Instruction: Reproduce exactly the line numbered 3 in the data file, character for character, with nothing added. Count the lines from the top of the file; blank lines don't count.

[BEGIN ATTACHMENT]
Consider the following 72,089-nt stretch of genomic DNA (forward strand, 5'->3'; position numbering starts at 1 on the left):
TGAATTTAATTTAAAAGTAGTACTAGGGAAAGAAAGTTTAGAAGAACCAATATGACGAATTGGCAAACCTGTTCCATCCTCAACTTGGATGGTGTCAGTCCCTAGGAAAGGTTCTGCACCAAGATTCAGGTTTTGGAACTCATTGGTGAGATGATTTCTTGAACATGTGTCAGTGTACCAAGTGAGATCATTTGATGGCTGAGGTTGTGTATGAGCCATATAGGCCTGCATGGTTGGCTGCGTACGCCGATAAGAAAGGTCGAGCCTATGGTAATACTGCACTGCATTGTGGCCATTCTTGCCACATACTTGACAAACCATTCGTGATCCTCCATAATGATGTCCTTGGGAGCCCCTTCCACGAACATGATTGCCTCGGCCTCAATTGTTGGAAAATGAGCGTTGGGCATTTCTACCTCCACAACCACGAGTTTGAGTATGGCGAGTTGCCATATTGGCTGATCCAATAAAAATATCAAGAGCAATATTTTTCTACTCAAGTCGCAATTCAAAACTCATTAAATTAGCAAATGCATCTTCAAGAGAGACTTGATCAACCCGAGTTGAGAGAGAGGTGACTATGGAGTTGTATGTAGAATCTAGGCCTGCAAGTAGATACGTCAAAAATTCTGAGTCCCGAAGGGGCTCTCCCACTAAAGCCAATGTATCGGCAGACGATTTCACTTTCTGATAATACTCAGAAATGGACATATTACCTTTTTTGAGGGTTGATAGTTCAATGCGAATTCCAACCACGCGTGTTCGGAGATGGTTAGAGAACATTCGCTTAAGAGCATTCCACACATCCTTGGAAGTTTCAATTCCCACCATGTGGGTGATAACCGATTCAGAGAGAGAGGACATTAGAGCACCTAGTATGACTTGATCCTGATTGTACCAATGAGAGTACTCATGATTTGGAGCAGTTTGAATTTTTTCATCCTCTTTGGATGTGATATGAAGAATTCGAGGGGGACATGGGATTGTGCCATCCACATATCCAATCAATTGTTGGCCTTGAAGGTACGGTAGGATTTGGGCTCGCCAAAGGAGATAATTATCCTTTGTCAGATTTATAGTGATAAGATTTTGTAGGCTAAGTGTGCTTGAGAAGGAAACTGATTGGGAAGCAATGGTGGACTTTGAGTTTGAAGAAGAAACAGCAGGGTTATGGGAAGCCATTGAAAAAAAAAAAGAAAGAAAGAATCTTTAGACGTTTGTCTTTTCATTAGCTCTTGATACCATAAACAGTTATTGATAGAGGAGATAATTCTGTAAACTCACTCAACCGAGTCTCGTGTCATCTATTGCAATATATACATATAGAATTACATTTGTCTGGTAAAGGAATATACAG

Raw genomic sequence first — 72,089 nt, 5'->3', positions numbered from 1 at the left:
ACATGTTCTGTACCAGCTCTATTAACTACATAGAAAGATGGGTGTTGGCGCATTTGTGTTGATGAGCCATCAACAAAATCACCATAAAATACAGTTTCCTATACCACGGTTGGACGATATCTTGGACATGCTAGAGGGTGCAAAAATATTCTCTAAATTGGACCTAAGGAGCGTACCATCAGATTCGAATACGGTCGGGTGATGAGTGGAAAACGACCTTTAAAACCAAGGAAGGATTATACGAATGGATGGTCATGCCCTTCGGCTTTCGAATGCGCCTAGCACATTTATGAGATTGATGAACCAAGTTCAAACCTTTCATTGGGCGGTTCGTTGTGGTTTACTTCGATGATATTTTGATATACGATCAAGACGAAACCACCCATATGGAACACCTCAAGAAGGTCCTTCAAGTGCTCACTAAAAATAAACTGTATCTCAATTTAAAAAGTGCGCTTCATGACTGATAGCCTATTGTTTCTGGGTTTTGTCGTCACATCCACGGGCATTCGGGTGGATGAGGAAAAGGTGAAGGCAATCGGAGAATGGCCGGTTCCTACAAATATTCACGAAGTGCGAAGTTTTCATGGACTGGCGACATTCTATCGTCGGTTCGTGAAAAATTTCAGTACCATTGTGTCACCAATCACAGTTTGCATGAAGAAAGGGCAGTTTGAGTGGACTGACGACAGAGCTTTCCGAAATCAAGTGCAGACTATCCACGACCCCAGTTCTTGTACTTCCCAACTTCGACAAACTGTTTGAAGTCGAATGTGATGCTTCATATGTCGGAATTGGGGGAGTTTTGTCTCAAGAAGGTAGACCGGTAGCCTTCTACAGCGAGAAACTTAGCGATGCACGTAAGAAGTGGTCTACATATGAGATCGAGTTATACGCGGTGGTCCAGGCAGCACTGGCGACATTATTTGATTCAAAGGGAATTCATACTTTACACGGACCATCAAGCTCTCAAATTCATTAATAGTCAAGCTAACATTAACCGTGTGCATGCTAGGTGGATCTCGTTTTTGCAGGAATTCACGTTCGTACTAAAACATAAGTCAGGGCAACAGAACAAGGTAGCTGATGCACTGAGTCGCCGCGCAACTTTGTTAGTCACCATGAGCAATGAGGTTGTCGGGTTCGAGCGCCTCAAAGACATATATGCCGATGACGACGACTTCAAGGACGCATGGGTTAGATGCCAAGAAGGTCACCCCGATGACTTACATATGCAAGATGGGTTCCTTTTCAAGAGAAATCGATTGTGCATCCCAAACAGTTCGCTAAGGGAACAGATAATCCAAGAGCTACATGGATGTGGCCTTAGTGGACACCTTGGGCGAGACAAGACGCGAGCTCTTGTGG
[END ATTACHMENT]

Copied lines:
Raw genomic sequence first — 72,089 nt, 5'->3', positions numbered from 1 at the left: